From Neil A. Lewis’s front-page story of Ruth Bader Ginsburg’s nomination to the Supreme Court:
In 1960, a dean at the Harvard Law School, Albert Sachs, proposed
one of his star students to Justice Felix Frankfurter of the
Supreme Court as a law clerk. Justice Frankfurter told Professor
Sachs that while the candidate was impressive, he just wasn’t
ready to hire a woman and so couldn’t offer a job to Ruth Bader
Judge Ginsburg, who now sits on the Federal appeals court and was
chosen today by President Clinton for the Supreme Court, recently
told that story to her own law clerks to explain how she became
interested in the role of women in the eyes of the law.
From 1973 to 1976 she argued six women’s rights cases before the
Court and won five of them, profoundly changing the law as it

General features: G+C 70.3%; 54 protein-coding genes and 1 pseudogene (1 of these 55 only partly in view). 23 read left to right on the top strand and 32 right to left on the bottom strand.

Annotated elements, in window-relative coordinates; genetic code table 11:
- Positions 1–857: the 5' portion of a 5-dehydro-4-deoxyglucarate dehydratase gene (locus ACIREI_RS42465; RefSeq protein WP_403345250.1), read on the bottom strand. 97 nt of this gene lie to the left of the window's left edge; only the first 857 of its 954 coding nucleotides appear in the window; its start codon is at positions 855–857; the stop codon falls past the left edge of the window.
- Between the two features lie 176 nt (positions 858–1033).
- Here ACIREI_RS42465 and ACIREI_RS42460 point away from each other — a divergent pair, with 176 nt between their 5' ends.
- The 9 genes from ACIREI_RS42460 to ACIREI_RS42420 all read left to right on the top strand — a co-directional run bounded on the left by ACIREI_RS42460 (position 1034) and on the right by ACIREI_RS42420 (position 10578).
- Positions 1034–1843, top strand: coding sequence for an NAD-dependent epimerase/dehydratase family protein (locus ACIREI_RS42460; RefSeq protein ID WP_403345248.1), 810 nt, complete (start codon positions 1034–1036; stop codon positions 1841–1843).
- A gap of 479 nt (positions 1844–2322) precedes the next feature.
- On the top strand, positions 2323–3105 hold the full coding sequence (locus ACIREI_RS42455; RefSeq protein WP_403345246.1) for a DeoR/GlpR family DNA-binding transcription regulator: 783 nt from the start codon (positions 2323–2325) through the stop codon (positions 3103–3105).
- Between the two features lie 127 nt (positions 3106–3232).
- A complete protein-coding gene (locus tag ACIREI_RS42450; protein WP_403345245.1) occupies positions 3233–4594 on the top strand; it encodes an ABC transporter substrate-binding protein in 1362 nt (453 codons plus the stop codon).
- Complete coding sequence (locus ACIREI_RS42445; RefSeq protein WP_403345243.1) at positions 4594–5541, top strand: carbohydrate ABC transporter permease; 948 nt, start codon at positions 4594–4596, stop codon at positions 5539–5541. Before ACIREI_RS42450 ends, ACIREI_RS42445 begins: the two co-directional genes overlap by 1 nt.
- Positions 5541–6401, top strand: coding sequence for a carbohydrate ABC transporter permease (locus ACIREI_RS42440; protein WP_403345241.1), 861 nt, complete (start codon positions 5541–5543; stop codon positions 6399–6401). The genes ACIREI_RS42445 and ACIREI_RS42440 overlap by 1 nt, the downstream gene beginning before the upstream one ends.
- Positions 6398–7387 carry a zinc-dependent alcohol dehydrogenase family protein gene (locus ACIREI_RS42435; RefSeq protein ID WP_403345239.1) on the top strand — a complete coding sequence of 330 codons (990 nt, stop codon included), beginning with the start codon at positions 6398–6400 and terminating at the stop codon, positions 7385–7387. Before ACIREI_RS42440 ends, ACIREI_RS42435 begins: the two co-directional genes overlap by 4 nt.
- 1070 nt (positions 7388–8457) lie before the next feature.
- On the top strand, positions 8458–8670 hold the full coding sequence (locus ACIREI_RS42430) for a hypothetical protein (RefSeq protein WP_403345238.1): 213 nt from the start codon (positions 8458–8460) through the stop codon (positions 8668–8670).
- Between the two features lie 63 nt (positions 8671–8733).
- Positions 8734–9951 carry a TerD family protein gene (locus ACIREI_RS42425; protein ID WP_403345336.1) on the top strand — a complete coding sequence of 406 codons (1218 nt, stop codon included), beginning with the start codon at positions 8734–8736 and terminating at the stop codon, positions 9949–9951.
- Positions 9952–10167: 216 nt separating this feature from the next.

“She is the Thurgood Marshall of gender equality law,” said Janet
Benshoof, the president of the Center for Reproductive Law and
Policy, an abortion-rights advocacy group, repeating a common
description of Judge Ginsburg. Like Justice Marshall, who shaped
the legal strategy of the civil rights movement for the NAACP
Legal and Educational Defense Fund before he joined the Court,
Ruth Ginsburg organized the cases, found the plaintiffs and
delivered the oral arguments.
Think about that. When Ginsburg was in law school, gender inequality was so profoundly unjust in the United States that she wasn’t even considered for a clerkship on the Supreme Court, simply because she was a woman. By the time she died, she was not merely a justice on the Court, but one of the most iconic, essential, and influential ones in history. That wasn’t because she was born at the right time and surfed an inevitable wave — she helped create the wave. By force of her intellect, will, and keen sense of justice, she helped bend the arc of the moral universe.